However, this infinite sum is expensive to compute, and because the sequence is infinite, there is no good cut-off point where we can stop computing terms and call the answer a "good approximation". To alleviate this point, we can turn to the Cayley-Hamilton Theorem. Solving the Theorem for An, we get:

${\displaystyle A^{n}=-c_{n-1}A^{n-1}-c_{n-2}A^{n-2}-\cdots -c_{1}A-c_{0}I}$

Multiplying both sides of the equation by A, we get:

${\displaystyle A^{n+1}=-c_{n-1}A^{n}-c_{n-2}A^{n-1}-\cdots -c_{1}A^{2}-c_{0}A}$

We can substitute the first equation into the second equation, and the result will be An+1 in terms of the first n - 1 powers of A. In fact, we can repeat that process so that Am, for any arbitrary high power of m can be expressed as a linear combination of the first n - 1 powers of A. Applying this result to our exponential problem:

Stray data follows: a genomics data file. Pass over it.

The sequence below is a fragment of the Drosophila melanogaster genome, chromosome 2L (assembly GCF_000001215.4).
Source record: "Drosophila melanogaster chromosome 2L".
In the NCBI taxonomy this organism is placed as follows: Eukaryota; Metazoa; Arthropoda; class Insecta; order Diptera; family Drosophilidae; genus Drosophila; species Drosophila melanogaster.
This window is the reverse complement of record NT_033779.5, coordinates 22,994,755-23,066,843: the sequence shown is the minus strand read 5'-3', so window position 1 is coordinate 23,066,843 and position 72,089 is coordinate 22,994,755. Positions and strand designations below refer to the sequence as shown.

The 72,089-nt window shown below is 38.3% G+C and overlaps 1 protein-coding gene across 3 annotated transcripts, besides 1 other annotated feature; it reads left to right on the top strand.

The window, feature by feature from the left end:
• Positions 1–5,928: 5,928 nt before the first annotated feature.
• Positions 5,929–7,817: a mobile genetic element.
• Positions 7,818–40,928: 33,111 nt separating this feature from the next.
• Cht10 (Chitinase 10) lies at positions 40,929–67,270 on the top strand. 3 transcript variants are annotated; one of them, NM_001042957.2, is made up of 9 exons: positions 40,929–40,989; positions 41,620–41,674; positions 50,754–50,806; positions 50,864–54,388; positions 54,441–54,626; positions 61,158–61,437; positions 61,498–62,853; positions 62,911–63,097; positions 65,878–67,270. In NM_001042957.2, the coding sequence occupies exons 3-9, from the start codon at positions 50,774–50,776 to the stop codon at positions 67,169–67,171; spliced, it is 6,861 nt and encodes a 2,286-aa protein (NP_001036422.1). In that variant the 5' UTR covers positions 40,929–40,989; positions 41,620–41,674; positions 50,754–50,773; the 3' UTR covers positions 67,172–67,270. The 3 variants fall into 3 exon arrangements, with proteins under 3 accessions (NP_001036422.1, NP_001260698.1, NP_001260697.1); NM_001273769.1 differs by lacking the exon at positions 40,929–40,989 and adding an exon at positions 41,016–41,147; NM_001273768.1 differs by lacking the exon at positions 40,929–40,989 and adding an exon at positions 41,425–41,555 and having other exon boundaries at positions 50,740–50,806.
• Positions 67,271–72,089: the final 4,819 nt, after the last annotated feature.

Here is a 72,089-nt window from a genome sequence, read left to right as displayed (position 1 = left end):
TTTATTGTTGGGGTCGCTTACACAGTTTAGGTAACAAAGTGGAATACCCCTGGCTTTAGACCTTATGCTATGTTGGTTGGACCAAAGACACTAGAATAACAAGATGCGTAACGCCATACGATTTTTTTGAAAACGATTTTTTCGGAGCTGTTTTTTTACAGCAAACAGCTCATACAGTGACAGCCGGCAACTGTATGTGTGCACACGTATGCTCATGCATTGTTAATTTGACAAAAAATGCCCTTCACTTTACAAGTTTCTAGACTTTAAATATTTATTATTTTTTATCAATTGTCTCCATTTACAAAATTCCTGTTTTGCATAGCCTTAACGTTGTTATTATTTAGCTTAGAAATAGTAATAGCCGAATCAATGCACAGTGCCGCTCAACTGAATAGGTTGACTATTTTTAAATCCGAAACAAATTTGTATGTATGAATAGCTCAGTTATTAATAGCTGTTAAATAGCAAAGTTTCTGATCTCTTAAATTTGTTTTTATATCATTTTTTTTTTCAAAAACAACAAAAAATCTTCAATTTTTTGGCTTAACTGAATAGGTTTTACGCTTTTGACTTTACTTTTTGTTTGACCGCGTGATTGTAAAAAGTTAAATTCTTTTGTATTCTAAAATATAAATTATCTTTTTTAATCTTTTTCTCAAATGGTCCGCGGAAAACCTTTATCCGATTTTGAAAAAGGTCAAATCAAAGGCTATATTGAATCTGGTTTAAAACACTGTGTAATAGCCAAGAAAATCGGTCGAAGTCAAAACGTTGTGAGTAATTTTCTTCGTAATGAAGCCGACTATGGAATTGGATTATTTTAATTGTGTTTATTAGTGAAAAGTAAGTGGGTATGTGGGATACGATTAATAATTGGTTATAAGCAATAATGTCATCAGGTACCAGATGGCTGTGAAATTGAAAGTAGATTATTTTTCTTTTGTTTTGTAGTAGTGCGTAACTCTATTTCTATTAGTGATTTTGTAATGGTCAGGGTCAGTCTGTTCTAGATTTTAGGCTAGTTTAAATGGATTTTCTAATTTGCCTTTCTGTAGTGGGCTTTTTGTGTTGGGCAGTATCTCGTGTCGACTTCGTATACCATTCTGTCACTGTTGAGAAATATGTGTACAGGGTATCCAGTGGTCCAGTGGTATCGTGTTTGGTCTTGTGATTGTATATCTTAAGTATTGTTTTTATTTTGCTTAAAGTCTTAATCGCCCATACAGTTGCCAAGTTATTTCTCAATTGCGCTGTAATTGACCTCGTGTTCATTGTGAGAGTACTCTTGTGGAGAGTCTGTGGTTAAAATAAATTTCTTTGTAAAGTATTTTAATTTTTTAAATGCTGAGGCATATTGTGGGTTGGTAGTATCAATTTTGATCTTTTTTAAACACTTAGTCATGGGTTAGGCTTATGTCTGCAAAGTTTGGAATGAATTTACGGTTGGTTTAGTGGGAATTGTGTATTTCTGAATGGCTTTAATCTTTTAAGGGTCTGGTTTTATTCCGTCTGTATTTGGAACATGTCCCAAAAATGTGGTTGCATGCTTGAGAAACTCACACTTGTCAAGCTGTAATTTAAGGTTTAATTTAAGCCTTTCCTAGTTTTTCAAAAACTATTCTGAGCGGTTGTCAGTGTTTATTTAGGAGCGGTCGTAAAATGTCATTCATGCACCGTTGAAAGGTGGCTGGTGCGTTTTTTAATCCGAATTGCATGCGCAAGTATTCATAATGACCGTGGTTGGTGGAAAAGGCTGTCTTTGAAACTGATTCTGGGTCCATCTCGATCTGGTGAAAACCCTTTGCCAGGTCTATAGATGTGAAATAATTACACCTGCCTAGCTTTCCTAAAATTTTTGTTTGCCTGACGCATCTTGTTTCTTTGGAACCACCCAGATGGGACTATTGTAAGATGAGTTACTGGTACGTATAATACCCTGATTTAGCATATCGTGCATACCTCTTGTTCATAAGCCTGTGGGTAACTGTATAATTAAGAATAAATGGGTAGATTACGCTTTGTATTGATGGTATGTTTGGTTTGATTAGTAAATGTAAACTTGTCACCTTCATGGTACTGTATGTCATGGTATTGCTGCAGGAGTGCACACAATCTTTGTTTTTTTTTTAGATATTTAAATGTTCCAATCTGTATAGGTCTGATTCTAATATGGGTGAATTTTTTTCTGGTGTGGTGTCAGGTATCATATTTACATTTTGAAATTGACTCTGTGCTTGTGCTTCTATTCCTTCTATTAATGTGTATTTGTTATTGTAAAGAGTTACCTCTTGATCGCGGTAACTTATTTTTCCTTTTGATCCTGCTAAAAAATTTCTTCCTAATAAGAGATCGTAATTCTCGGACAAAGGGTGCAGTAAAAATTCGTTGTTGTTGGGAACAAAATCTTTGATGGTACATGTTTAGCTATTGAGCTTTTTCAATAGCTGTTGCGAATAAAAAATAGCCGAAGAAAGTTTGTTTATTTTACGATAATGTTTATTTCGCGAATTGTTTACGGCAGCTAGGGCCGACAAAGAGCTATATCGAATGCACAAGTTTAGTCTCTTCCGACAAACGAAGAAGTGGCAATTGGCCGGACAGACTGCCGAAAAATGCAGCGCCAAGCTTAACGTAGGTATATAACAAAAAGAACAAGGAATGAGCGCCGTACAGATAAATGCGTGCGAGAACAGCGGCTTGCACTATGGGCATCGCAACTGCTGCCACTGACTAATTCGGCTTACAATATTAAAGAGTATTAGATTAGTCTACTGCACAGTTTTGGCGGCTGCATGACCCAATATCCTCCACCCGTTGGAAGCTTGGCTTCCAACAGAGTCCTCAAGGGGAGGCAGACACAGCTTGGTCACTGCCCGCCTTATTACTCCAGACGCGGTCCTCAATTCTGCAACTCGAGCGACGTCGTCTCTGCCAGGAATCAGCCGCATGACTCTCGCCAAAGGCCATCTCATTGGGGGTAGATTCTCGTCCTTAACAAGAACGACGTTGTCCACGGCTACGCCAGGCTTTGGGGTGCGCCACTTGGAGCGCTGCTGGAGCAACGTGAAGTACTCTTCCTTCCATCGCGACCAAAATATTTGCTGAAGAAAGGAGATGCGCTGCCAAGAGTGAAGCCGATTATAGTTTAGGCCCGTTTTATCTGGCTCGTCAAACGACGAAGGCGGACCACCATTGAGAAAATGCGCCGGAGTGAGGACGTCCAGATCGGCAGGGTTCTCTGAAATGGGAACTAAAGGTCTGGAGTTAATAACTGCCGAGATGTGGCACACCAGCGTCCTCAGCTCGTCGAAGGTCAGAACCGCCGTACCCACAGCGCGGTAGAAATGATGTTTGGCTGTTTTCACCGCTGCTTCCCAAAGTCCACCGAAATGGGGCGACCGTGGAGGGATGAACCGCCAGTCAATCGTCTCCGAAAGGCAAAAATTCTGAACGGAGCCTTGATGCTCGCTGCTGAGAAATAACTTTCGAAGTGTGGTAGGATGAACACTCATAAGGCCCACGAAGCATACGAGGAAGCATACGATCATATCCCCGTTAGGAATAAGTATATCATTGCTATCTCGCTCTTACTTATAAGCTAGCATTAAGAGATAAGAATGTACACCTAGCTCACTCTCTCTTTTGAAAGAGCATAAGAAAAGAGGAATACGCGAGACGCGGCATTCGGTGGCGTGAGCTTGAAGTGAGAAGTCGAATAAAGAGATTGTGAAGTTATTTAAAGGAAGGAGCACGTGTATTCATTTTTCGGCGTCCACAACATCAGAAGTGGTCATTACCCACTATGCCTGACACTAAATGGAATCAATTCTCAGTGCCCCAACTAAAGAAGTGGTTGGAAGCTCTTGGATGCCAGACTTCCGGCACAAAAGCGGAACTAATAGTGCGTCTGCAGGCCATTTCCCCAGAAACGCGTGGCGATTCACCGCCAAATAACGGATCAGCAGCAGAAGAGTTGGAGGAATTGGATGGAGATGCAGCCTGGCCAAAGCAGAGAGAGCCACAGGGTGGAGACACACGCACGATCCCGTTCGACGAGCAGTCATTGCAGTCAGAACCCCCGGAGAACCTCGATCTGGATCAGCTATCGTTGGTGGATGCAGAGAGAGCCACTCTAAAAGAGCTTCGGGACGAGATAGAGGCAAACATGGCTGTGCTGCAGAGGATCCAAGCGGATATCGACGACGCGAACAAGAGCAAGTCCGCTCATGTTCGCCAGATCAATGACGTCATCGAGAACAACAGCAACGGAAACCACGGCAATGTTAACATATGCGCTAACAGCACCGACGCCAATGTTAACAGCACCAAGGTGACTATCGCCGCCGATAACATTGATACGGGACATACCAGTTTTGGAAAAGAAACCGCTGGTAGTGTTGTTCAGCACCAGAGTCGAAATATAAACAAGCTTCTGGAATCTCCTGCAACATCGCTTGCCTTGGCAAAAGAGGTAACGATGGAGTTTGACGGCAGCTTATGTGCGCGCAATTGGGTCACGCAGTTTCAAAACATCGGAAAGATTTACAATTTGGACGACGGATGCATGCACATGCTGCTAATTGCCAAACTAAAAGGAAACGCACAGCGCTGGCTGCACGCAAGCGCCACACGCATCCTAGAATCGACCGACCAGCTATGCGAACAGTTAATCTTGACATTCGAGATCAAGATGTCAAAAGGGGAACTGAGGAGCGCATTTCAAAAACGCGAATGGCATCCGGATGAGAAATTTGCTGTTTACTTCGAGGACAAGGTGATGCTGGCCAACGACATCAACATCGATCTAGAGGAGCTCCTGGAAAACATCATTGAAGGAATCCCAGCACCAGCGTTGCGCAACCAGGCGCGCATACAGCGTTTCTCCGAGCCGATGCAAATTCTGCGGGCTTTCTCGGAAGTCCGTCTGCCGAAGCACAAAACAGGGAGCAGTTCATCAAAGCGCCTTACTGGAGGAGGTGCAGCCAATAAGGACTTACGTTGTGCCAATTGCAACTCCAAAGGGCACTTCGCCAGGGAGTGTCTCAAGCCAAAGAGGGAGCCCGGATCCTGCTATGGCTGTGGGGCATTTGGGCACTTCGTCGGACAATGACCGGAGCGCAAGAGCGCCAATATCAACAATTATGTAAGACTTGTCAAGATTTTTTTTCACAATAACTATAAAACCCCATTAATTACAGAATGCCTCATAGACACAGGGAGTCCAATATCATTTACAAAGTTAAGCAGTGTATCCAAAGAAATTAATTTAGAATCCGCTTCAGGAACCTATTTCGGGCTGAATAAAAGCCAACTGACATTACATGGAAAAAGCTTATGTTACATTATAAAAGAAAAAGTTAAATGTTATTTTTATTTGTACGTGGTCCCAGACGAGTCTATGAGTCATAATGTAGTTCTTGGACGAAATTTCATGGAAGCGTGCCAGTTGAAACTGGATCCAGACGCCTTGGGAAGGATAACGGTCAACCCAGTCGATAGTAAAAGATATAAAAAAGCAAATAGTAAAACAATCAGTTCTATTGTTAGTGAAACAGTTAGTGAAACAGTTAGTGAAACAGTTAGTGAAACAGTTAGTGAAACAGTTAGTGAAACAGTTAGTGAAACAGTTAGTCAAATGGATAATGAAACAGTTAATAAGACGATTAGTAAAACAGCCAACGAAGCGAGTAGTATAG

${\displaystyle e^{A}=\alpha _{0}I+\alpha _{1}A+\cdots +\alpha _{n-1}A^{n-1}}$

Where we can solve for the α terms, and have a finite polynomial that expresses the exponential.

## Inverse

The inverse of a matrix exponential is given by:

${\displaystyle (e^{A})^{-1}=e^{-A}}$

## Derivative

The derivative of a matrix exponential is:

${\displaystyle {\frac {d}{dx}}e^{Ax}=Ae^{Ax}=e^{Ax}A}$

Notice that the exponential matrix is commutative with the matrix A. This is not the case with other functions, necessarily.

## Sum of Matrices

If we have a sum of matrices in the exponent, we cannot separate them:

${\displaystyle e^{(A+B)x}\neq e^{Ax}e^{Bx}}$

## Differential Equations